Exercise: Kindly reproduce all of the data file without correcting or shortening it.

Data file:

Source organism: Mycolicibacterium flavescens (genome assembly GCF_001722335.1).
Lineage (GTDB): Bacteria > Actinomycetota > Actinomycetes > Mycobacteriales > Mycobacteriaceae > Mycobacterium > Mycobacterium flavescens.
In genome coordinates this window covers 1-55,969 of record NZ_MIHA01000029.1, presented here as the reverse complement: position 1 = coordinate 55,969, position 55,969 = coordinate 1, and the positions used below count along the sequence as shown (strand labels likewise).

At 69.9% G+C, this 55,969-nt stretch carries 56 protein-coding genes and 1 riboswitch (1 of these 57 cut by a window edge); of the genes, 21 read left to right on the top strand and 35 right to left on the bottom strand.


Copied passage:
Source organism: Mycolicibacterium flavescens (genome assembly GCF_001722335.1).
Lineage (GTDB): Bacteria > Actinomycetota > Actinomycetes > Mycobacteriales > Mycobacteriaceae > Mycobacterium > Mycobacterium flavescens.
In genome coordinates this window covers 1-55,969 of record NZ_MIHA01000029.1, presented here as the reverse complement: position 1 = coordinate 55,969, position 55,969 = coordinate 1, and the positions used below count along the sequence as shown (strand labels likewise).

At 69.9% G+C, this 55,969-nt stretch carries 56 protein-coding genes and 1 riboswitch (1 of these 57 cut by a window edge); of the genes, 21 read left to right on the top strand and 35 right to left on the bottom strand.